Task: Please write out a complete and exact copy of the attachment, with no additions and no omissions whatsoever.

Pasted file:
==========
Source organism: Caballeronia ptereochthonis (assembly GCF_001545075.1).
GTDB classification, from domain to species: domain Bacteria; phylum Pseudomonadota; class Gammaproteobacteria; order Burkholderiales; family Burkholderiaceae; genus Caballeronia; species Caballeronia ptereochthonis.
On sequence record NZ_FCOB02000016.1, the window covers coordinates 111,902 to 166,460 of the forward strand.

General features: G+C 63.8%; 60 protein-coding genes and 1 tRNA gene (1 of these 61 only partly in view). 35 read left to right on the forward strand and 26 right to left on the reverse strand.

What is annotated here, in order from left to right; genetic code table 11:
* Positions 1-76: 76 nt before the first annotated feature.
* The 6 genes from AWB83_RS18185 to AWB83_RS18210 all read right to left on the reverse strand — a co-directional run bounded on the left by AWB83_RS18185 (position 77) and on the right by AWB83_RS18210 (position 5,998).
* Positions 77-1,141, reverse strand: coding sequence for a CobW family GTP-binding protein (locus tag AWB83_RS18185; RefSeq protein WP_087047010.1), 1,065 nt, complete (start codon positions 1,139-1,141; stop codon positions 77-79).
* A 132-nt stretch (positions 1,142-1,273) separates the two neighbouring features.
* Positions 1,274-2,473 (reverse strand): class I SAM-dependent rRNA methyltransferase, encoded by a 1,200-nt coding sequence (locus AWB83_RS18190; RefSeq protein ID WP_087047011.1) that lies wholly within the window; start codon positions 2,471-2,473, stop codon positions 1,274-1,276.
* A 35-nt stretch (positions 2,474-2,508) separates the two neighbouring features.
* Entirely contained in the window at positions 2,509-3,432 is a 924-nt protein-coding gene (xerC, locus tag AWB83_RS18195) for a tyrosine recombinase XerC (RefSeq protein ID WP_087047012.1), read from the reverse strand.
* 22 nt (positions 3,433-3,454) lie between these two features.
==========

Source organism: Caballeronia ptereochthonis (assembly GCF_001545075.1).
GTDB classification, from domain to species: domain Bacteria; phylum Pseudomonadota; class Gammaproteobacteria; order Burkholderiales; family Burkholderiaceae; genus Caballeronia; species Caballeronia ptereochthonis.
On sequence record NZ_FCOB02000016.1, the window covers coordinates 111,902 to 166,460 of the forward strand.

General features: G+C 63.8%; 60 protein-coding genes and 1 tRNA gene (1 of these 61 only partly in view). 35 read left to right on the forward strand and 26 right to left on the reverse strand.

What is annotated here, in order from left to right; genetic code table 11:
* Positions 1-76: 76 nt before the first annotated feature.
* The 6 genes from AWB83_RS18185 to AWB83_RS18210 all read right to left on the reverse strand — a co-directional run bounded on the left by AWB83_RS18185 (position 77) and on the right by AWB83_RS18210 (position 5,998).
* Positions 77-1,141, reverse strand: coding sequence for a CobW family GTP-binding protein (locus tag AWB83_RS18185; RefSeq protein WP_087047010.1), 1,065 nt, complete (start codon positions 1,139-1,141; stop codon positions 77-79).
* A 132-nt stretch (positions 1,142-1,273) separates the two neighbouring features.
* Positions 1,274-2,473 (reverse strand): class I SAM-dependent rRNA methyltransferase, encoded by a 1,200-nt coding sequence (locus AWB83_RS18190; RefSeq protein ID WP_087047011.1) that lies wholly within the window; start codon positions 2,471-2,473, stop codon positions 1,274-1,276.
* A 35-nt stretch (positions 2,474-2,508) separates the two neighbouring features.
* Entirely contained in the window at positions 2,509-3,432 is a 924-nt protein-coding gene (xerC, locus tag AWB83_RS18195) for a tyrosine recombinase XerC (RefSeq protein ID WP_087047012.1), read from the reverse strand.
* 22 nt (positions 3,433-3,454) lie between these two features.